Q: What are the differences between an endemic, an epidemic and a pandemic?
A: Kendall J. Tucker, assistant professor, pharmacy practice:
The public has been exposed to many new terms during the COVID-19 pandemic. As case counts decrease, one recent discussion has been the meaning of “pandemic” and “endemic” and what does COVID-19 becoming endemic mean for our community. Before discussing this, it is important to understand a few definitions.
Endemic – the amount of observed disease that is usually present in a community – this can be seen as a baseline or expected level.
Epidemic – An unexpected (often sudden) rise in the number of cases seen in a geographic area or community
Pandemic – An epidemic which has spread over several countries or continents
COVID-19 becoming endemic would mean that we can expect to see a certain number of cases in our community at any given time. It does not mean that we should discontinue COVID-19 prevention strategies as endemicity only represents an observed level of disease and not the desired or ideal level of disease. For example, tuberculosis is endemic in many parts of the world yet kills nearly 1.5 million people each year. Efforts to reduce those numbers are ongoing and not affected by endemicity.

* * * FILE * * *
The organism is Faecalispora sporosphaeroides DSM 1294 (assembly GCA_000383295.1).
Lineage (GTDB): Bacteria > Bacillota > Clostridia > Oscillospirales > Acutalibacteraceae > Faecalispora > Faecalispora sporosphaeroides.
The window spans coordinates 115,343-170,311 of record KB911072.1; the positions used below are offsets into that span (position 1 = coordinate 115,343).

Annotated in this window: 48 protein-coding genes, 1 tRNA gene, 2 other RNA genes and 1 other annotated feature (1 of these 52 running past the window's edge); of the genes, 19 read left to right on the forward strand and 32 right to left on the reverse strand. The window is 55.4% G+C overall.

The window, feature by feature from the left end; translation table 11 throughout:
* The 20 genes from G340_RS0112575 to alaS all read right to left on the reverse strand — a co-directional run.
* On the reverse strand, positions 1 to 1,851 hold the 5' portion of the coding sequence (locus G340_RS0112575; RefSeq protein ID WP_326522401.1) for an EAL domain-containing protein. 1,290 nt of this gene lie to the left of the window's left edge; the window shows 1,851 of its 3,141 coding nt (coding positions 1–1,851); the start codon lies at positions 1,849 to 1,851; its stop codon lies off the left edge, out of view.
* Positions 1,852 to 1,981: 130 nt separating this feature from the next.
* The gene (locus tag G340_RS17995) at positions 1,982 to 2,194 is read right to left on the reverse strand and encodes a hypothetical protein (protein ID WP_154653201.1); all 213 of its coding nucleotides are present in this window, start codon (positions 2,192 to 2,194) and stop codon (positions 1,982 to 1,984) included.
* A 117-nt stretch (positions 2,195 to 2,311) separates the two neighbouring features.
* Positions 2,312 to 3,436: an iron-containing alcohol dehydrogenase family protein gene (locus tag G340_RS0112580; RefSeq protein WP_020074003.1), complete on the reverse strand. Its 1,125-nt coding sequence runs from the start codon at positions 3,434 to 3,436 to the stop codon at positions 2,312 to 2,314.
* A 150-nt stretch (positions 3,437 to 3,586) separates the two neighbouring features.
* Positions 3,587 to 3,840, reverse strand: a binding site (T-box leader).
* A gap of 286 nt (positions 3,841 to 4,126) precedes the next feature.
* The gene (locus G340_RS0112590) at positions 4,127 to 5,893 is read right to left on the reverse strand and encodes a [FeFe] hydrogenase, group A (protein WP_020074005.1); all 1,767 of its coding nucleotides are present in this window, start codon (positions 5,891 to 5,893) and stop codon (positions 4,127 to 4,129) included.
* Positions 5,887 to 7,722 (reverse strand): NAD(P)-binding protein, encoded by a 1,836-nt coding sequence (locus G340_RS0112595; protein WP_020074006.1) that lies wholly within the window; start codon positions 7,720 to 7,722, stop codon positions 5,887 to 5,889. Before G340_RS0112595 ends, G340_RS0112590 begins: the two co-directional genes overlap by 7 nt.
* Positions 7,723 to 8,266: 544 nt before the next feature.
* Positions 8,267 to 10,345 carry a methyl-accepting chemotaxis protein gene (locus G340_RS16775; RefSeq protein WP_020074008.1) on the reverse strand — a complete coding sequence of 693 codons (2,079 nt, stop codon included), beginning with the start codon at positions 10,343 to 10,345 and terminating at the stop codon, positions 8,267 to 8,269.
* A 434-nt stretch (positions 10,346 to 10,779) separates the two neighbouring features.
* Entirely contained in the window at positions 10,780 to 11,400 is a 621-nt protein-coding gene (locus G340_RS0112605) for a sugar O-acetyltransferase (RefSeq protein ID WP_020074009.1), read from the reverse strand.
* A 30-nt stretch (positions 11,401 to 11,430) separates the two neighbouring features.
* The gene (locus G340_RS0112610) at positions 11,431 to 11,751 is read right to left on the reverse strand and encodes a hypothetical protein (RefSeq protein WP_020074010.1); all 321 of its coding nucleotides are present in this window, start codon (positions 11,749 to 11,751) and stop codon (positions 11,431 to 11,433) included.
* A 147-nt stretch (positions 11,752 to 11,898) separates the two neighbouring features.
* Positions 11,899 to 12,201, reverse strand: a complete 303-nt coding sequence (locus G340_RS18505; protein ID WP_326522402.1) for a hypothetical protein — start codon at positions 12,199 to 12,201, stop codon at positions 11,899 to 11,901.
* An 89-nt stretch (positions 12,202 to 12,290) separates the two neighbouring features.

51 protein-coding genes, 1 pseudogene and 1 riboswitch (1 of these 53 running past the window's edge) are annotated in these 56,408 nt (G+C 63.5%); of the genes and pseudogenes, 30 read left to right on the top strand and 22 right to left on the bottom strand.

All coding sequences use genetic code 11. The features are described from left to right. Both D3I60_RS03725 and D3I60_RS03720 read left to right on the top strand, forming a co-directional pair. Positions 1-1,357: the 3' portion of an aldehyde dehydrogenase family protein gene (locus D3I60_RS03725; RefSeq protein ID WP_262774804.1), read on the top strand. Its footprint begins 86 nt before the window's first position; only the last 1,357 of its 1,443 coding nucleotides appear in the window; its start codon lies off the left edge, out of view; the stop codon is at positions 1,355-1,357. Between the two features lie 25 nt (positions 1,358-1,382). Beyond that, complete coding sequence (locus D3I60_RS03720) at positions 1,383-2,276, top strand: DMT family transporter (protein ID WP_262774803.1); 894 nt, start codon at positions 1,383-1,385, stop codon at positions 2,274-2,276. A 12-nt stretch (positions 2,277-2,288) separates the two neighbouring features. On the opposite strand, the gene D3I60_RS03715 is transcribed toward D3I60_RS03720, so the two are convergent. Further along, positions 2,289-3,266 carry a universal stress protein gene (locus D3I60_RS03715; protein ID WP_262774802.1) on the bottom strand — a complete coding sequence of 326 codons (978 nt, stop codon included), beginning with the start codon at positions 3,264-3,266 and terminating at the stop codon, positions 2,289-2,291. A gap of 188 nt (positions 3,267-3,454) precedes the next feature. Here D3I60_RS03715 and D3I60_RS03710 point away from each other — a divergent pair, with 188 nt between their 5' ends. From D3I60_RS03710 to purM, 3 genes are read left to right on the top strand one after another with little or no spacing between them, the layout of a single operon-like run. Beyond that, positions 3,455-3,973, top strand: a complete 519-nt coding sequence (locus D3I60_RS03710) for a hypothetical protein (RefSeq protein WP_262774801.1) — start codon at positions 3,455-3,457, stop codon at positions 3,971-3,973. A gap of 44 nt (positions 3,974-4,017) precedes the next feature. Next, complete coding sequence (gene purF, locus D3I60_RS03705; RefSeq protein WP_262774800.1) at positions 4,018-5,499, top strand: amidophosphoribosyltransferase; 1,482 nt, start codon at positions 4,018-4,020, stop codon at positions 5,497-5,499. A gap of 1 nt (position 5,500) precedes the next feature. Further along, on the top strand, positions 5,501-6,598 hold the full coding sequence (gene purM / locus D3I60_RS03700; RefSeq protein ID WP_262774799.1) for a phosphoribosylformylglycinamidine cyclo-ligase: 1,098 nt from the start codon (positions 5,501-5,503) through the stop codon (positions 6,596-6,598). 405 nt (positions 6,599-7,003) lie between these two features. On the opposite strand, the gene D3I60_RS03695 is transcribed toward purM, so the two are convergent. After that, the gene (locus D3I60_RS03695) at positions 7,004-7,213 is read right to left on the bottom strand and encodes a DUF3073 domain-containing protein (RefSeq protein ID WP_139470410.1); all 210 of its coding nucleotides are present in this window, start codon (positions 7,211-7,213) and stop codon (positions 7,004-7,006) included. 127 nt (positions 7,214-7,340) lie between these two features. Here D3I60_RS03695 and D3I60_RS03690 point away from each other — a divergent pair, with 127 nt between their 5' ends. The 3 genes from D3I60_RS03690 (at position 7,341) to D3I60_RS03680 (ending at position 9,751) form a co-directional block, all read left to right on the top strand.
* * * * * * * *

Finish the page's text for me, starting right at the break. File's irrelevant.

So, what does endemicity of COVID-19 mean for the general public? It means that we must continue to be careful – get vaccinated, isolate when sick and follow public health recommendations. COVID-19 is not done yet, as case counts drop it will require efforts from all of us to protect the most vulnerable members of our community.
Dr. Tucker is a board certified pharmacotherapy and infectious diseases specialist with a master’s degree in healthcare informatics. Prior to joining Wilkes, he completed 2-year infectious diseases, epidemiology & outcomes research fellowship at Oregon State University & Oregon Health & Science University. Dr. Tucker completed PGY1 residency at the University of New Mexico Hospital and a PGY2 residency in infectious diseases at Novant Health Forsyth Medical Center in Winston-Salem and graduated from pharmacy school at the South Carolina College of Pharmacy, University of South Carolina campus. Dr. Tucker’s academic and clinical interests include antimicrobial stewardship, clinical decision support, quality improvement metrics and implementation science.
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